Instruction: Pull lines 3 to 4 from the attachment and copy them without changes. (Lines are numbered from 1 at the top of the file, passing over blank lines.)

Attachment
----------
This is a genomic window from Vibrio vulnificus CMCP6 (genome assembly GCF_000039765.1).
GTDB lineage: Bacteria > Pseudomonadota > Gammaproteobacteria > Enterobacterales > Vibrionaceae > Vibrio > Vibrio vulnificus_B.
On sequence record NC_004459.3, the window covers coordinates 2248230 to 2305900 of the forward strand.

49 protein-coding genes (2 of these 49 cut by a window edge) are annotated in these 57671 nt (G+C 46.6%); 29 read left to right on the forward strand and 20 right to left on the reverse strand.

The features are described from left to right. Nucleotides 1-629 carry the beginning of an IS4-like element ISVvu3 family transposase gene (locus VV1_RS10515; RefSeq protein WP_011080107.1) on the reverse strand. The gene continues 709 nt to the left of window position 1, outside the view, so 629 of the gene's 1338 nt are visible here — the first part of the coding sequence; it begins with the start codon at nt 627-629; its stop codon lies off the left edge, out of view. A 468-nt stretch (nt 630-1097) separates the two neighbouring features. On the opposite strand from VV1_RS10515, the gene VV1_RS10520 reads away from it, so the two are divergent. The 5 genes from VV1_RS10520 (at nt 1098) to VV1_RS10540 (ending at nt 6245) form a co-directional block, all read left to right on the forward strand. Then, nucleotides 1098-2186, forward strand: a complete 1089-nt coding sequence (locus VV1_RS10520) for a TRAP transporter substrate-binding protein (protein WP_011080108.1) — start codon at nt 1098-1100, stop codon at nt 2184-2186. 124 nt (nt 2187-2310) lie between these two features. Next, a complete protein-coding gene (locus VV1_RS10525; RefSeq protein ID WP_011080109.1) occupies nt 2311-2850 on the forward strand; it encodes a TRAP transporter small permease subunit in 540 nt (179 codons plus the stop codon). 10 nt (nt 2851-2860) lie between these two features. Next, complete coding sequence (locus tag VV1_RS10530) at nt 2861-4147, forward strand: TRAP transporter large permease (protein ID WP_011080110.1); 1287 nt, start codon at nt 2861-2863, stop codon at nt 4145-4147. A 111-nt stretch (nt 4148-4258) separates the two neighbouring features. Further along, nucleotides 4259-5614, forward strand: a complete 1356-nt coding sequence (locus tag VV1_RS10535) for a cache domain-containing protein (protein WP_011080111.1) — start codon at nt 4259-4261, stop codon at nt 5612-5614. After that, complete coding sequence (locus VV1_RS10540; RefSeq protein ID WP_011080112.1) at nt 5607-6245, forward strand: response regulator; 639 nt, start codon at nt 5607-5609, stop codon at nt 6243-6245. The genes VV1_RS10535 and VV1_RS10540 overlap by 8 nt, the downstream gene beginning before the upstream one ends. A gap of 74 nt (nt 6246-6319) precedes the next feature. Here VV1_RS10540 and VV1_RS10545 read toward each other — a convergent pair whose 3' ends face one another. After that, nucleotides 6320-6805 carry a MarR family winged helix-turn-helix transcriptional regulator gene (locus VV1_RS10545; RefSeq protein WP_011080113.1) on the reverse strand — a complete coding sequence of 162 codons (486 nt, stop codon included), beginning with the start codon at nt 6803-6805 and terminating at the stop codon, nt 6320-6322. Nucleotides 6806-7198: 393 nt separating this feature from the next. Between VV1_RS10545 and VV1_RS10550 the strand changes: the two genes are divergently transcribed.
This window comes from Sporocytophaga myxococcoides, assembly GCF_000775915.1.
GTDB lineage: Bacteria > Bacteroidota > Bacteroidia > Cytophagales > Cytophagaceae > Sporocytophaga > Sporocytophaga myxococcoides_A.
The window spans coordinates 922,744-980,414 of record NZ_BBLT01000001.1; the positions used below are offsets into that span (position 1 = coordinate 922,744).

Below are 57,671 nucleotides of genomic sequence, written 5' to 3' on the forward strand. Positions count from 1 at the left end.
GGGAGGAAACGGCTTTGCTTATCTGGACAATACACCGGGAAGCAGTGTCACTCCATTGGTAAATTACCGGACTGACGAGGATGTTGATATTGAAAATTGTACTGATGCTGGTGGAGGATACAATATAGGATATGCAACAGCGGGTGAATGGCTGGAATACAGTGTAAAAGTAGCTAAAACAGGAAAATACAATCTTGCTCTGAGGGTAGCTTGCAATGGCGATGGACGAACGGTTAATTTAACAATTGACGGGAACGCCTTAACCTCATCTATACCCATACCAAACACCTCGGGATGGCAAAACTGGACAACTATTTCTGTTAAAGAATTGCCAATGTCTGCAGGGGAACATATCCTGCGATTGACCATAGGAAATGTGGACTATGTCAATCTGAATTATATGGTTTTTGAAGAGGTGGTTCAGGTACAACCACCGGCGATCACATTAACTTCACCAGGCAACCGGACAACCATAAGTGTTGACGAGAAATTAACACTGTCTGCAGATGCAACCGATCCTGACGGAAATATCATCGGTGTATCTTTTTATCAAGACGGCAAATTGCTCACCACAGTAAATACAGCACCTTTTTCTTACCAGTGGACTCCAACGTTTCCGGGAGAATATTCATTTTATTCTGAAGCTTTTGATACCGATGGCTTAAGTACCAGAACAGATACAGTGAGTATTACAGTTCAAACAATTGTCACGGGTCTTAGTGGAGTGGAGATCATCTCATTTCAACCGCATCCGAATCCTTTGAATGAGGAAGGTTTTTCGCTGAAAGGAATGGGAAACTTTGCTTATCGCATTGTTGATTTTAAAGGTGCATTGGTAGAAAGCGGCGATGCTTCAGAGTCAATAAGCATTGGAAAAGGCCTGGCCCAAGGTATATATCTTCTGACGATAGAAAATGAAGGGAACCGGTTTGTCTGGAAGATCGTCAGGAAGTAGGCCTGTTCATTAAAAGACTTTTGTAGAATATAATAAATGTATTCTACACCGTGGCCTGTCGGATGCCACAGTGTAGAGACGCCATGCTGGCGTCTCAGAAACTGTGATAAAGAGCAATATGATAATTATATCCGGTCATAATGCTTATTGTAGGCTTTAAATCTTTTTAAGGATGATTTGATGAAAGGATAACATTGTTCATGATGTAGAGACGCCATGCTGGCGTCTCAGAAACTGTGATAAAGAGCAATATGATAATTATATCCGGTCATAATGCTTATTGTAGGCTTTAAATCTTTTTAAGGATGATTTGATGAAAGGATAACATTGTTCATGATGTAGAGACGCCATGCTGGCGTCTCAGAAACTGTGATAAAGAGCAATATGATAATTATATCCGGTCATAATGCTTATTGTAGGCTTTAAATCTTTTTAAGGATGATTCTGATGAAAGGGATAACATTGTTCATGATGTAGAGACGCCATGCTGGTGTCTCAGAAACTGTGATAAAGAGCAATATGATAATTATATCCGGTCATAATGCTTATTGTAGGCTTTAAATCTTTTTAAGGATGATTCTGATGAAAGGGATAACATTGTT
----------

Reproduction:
On sequence record NC_004459.3, the window covers coordinates 2248230 to 2305900 of the forward strand.

49 protein-coding genes (2 of these 49 cut by a window edge) are annotated in these 57671 nt (G+C 46.6%); 29 read left to right on the forward strand and 20 right to left on the reverse strand.